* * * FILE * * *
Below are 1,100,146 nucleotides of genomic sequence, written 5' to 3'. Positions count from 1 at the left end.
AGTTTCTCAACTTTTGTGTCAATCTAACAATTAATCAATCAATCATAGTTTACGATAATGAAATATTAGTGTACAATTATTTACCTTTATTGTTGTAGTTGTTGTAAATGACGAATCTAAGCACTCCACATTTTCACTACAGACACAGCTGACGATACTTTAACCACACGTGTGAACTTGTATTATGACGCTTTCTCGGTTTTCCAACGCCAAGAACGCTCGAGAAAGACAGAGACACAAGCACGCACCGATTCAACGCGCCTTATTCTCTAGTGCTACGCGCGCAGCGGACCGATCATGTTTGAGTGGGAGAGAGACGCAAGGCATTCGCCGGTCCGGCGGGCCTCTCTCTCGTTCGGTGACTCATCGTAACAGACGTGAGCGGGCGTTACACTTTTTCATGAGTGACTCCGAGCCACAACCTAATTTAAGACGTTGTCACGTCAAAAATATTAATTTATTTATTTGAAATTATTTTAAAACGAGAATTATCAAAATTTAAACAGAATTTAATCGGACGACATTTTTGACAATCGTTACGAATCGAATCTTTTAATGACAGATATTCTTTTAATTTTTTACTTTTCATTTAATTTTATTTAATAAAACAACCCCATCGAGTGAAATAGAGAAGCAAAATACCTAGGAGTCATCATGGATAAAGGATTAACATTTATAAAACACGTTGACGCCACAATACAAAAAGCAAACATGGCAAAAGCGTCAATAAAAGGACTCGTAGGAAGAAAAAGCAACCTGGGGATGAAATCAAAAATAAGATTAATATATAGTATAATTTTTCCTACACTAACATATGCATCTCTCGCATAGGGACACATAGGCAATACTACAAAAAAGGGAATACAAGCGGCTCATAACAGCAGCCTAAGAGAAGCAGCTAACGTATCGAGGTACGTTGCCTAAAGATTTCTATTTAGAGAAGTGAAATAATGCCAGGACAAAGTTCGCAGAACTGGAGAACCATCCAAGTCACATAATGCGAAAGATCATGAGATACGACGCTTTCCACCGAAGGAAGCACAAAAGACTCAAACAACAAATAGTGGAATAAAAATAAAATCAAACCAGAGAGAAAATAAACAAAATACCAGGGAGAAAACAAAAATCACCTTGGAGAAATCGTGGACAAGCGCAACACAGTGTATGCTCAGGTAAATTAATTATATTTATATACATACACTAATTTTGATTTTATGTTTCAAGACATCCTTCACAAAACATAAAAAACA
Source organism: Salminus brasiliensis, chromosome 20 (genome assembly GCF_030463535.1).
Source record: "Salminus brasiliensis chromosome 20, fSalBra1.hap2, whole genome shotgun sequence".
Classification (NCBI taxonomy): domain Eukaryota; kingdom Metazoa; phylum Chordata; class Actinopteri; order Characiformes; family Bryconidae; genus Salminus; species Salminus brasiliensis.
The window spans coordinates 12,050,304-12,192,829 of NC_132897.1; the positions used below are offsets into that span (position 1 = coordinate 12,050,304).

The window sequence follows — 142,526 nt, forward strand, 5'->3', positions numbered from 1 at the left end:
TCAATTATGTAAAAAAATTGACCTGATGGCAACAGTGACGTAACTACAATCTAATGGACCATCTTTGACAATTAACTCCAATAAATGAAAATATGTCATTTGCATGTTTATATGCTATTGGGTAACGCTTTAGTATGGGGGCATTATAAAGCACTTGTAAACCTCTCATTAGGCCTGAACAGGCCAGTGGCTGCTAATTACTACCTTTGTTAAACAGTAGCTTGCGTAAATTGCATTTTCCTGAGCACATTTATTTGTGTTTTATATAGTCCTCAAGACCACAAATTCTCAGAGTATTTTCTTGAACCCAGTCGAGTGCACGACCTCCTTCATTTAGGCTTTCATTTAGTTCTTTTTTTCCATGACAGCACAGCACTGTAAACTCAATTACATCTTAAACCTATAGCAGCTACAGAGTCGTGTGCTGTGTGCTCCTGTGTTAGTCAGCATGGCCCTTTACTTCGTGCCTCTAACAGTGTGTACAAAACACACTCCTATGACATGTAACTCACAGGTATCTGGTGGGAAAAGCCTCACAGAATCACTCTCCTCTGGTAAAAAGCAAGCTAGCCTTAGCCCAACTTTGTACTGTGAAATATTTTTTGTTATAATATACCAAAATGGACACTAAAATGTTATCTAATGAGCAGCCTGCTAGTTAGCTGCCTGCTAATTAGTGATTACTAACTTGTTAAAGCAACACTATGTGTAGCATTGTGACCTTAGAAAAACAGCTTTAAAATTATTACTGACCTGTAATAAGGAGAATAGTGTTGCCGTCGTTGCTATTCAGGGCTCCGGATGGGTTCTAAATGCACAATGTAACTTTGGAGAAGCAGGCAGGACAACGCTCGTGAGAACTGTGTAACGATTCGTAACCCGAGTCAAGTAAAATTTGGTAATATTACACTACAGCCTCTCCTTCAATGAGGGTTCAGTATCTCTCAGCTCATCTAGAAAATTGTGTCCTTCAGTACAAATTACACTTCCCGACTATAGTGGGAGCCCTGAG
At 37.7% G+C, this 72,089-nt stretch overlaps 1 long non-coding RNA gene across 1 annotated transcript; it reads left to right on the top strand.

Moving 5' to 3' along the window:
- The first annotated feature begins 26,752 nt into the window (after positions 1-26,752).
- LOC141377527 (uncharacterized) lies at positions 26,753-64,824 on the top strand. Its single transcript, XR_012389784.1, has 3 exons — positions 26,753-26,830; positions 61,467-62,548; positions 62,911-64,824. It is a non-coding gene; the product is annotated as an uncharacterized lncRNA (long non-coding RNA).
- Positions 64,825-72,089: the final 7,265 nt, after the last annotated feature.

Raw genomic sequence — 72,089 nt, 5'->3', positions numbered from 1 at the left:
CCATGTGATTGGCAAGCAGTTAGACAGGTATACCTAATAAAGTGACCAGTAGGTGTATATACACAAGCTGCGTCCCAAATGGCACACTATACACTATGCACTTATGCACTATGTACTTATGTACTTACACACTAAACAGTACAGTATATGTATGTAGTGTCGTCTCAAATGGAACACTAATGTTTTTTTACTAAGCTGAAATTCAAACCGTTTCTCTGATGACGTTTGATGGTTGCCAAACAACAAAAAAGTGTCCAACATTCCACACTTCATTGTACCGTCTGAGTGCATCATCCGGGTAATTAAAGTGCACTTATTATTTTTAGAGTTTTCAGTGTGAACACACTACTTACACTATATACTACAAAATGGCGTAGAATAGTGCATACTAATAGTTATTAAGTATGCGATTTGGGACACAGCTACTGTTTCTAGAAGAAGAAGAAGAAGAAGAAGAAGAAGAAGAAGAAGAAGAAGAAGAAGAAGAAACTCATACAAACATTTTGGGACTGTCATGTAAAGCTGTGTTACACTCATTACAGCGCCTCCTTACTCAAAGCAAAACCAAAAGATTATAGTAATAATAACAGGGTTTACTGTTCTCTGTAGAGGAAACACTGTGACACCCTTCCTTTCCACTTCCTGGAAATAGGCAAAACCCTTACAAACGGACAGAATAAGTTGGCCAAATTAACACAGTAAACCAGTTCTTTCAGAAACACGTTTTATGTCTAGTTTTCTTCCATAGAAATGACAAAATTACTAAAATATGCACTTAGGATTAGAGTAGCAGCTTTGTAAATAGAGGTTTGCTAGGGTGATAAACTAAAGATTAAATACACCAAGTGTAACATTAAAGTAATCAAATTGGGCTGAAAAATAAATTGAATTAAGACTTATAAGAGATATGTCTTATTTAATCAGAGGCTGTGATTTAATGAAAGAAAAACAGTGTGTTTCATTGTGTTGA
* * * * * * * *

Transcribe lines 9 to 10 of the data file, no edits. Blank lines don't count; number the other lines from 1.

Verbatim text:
At 37.7% G+C, this 72,089-nt stretch overlaps 1 long non-coding RNA gene across 1 annotated transcript; it reads left to right on the top strand.

Moving 5' to 3' along the window: